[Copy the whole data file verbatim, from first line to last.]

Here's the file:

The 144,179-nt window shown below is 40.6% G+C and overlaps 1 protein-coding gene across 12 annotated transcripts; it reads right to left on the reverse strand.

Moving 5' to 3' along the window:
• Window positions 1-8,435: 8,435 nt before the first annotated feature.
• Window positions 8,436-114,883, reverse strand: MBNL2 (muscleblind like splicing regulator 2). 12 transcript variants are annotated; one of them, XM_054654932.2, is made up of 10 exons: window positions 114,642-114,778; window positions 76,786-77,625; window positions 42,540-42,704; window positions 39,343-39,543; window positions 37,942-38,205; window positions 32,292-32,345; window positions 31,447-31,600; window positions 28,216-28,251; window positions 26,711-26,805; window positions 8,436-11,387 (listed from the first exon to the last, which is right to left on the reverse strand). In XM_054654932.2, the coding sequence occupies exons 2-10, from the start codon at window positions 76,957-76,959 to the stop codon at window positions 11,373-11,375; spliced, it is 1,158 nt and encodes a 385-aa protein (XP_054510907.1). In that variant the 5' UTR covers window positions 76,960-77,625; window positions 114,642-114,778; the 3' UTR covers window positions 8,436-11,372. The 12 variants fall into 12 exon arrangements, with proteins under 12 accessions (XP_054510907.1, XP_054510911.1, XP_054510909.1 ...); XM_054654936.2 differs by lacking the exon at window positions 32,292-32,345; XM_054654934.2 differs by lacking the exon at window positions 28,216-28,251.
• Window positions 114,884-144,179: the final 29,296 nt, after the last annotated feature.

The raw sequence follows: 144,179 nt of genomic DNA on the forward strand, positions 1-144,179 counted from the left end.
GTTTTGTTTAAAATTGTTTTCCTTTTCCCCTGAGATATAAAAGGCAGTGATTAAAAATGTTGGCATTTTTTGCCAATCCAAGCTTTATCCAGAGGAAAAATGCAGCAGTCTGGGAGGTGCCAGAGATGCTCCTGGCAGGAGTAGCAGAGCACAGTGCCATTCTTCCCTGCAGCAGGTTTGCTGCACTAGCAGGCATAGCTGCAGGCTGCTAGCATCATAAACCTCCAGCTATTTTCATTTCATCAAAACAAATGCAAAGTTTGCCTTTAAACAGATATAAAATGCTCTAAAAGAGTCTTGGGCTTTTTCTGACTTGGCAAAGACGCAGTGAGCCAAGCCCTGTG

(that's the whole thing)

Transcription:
The 144,179-nt window shown below is 40.6% G+C and overlaps 1 protein-coding gene across 12 annotated transcripts; it reads right to left on the reverse strand.

Moving 5' to 3' along the window:
• Window positions 1-8,435: 8,435 nt before the first annotated feature.
• Window positions 8,436-114,883, reverse strand: MBNL2 (muscleblind like splicing regulator 2). 12 transcript variants are annotated; one of them, XM_054654932.2, is made up of 10 exons: window positions 114,642-114,778; window positions 76,786-77,625; window positions 42,540-42,704; window positions 39,343-39,543; window positions 37,942-38,205; window positions 32,292-32,345; window positions 31,447-31,600; window positions 28,216-28,251; window positions 26,711-26,805; window positions 8,436-11,387 (listed from the first exon to the last, which is right to left on the reverse strand). In XM_054654932.2, the coding sequence occupies exons 2-10, from the start codon at window positions 76,957-76,959 to the stop codon at window positions 11,373-11,375; spliced, it is 1,158 nt and encodes a 385-aa protein (XP_054510907.1). In that variant the 5' UTR covers window positions 76,960-77,625; window positions 114,642-114,778; the 3' UTR covers window positions 8,436-11,372. The 12 variants fall into 12 exon arrangements, with proteins under 12 accessions (XP_054510907.1, XP_054510911.1, XP_054510909.1 ...); XM_054654936.2 differs by lacking the exon at window positions 32,292-32,345; XM_054654934.2 differs by lacking the exon at window positions 28,216-28,251.
• Window positions 114,884-144,179: the final 29,296 nt, after the last annotated feature.

The raw sequence follows: 144,179 nt of genomic DNA on the forward strand, positions 1-144,179 counted from the left end.
GTTTTGTTTAAAATTGTTTTCCTTTTCCCCTGAGATATAAAAGGCAGTGATTAAAAATGTTGGCATTTTTTGCCAATCCAAGCTTTATCCAGAGGAAAAATGCAGCAGTCTGGGAGGTGCCAGAGATGCTCCTGGCAGGAGTAGCAGAGCACAGTGCCATTCTTCCCTGCAGCAGGTTTGCTGCACTAGCAGGCATAGCTGCAGGCTGCTAGCATCATAAACCTCCAGCTATTTTCATTTCATCAAAACAAATGCAAAGTTTGCCTTTAAACAGATATAAAATGCTCTAAAAGAGTCTTGGGCTTTTTCTGACTTGGCAAAGACGCAGTGAGCCAAGCCCTGTG